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Women nationwide are joining forces to become savvy impact investors: Learning together, moving money toward social change, and seizing opportunities to go beyond traditional philanthropy.
And you can join them.
Launched in January 2019, Invest for Better brings together a library of women’s personal impact investing stories and a broad list of resources, including simple action steps and tips for choosing a financial advisor, to help women begin their journey. The goal is to demystify the traditionally male-dominated field of investing and empower women to make decisions about their wealth that are aligned with their values.
“It's going to behoove us all to get savvier so we understand what is really impactful and what isn't,” said Ellen Remmer, senior partner at The Philanthropic Initiative (TPI), which oversees Invest for Better. “Women who are already active in philanthropy are the perfect audience to start taking up the mantle of impact investing.”
Invest for Better Circles
According to research by the Women’s Philanthropy Institute, high net worth men and women have nearly the same level of awareness about impact investing, but women are more likely to want to learn about it.
Invest for Better circles -- inspired by the success and popularity of giving circles -- are intended to help grow this knowledge by convening small groups of women committed to learning together, taking action, and increasing their impact through investing.
The circles typically last 12 months and are comprised of women with varied levels of knowledge. Some members have investing backgrounds, but lack a community of women or an understanding of a given impact area. Other participants may have experience in philanthropy, but want to build their personal investing knowledge beyond their work with a financial advisor.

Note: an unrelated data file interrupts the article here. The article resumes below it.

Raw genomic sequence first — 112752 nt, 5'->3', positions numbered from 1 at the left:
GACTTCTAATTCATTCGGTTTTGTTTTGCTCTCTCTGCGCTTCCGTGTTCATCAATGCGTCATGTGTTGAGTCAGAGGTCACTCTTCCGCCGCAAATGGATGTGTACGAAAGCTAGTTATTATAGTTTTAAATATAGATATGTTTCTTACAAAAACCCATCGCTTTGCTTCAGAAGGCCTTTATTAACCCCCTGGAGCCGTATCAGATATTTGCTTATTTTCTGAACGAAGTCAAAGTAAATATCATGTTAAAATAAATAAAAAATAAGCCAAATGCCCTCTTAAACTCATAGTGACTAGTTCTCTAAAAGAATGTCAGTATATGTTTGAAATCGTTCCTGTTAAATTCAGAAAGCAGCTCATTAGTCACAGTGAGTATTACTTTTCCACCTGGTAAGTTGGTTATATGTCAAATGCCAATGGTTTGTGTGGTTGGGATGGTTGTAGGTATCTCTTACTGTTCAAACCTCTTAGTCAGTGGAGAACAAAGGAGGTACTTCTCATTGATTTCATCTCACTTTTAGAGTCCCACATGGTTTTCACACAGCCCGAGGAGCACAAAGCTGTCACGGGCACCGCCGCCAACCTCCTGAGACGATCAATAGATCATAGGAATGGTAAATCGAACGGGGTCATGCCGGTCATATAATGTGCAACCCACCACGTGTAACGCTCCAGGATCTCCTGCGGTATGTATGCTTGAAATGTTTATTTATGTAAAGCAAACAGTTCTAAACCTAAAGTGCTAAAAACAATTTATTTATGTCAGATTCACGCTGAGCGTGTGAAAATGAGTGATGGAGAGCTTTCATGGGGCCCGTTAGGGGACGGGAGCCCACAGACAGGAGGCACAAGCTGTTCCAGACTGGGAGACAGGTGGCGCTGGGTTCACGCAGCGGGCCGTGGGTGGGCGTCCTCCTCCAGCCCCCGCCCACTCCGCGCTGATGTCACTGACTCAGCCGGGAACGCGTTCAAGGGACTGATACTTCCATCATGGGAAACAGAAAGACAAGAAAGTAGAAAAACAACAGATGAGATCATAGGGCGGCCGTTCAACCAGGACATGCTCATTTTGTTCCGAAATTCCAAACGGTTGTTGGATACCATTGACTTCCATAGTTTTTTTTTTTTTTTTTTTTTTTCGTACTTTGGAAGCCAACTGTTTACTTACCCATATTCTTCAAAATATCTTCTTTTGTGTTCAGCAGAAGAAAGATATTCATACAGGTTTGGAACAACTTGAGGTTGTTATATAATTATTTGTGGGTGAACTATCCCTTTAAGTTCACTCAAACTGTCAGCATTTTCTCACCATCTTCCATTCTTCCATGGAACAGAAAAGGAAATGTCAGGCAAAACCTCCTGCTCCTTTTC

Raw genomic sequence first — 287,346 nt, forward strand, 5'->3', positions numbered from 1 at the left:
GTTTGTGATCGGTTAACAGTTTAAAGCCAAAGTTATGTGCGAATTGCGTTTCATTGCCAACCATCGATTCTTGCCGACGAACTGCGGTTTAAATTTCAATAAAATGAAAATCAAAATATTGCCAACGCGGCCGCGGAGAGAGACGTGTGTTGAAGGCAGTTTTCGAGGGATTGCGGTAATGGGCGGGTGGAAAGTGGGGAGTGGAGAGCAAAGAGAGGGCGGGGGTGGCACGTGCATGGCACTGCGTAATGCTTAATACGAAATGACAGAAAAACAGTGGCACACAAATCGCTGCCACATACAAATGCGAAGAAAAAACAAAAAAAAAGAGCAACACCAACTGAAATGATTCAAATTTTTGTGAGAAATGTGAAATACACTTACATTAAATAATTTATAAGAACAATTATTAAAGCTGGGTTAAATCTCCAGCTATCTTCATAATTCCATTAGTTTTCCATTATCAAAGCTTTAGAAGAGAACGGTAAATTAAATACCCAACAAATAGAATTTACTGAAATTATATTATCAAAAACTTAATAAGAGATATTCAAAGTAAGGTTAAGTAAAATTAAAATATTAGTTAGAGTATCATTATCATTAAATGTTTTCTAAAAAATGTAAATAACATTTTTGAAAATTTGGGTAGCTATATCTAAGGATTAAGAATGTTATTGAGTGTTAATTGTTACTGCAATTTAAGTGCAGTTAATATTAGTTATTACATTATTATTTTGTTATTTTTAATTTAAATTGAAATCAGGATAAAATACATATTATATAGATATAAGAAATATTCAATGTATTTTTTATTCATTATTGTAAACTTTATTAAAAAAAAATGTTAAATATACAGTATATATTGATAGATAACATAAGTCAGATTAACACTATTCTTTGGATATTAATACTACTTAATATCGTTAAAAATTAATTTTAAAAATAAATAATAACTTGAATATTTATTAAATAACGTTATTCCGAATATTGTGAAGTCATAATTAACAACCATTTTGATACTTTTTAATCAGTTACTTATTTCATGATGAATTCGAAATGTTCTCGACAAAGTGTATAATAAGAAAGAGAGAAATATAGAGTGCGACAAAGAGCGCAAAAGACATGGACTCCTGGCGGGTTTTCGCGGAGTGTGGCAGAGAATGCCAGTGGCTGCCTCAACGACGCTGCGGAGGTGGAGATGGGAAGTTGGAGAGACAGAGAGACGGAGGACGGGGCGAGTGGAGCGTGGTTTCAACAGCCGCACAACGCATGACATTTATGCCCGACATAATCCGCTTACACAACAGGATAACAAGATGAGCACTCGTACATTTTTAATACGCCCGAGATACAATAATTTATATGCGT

“[I want] people to realize that they don't have to be experts to actually host a circle,” Remmer said. “It's building that community and you can bring experts in.”
A toolkit provides a roadmap for women who want to launch and manage Invest for Better circles. A year into the initiative, there are Invest for Better circles in San Francisco, Boston, Colorado, Houston, New York and even Johannesburg, with more to come. While they share the goal of educating and inspiring participants to move investment assets into impact, some circles focus on addressing local issues, while others aim to address global challenges.
Over the last year, Remmer said interest has grown among circle participants in using donor-advised funds (DAFs) for impact investing. For women who may not be ready to use their personal investment portfolio yet, a tax-advantaged DAF can act as a tool for experimentation.
“We're seeing that the DAF sponsors are trying to be more responsive and recognizing that putting the money to work while it's sitting in a DAF is appealing to a lot of DAF holders,” Remmer said.
While some of the Invest for Better circles are informally investing together, the intention of most is to help women activate their personal investing based on their goals and interests and feel confident doing so.
Is It Working?
The initial Invest for Better circles have been successful. According to a survey of Invest for Better circle participants, 80 percent said they started asking questions and talking about impact investing with their family, friends, and advisors; 60 percent said they moved money. Approximately half of the members in one circle reported they wanted to continue past the one-year mark, which Invest for Better helped facilitate.
“I'm really looking forward to building a community of these Invest for Better circles and catalyzing more circles and connecting them and supporting them,” Remmer said.
Next, Remmer is working on a new tool for women seeking to amplify their philanthropic impact through investing and to “help people think through how their role as investors relates to their role as philanthropists.”
“So many women -- I know this from my philanthropy advising practice -- don't really appreciate that their opportunity to shape social and environmental issues through investing is immense,” Remmer said. “It really would give them a lot of power beyond their philanthropy.”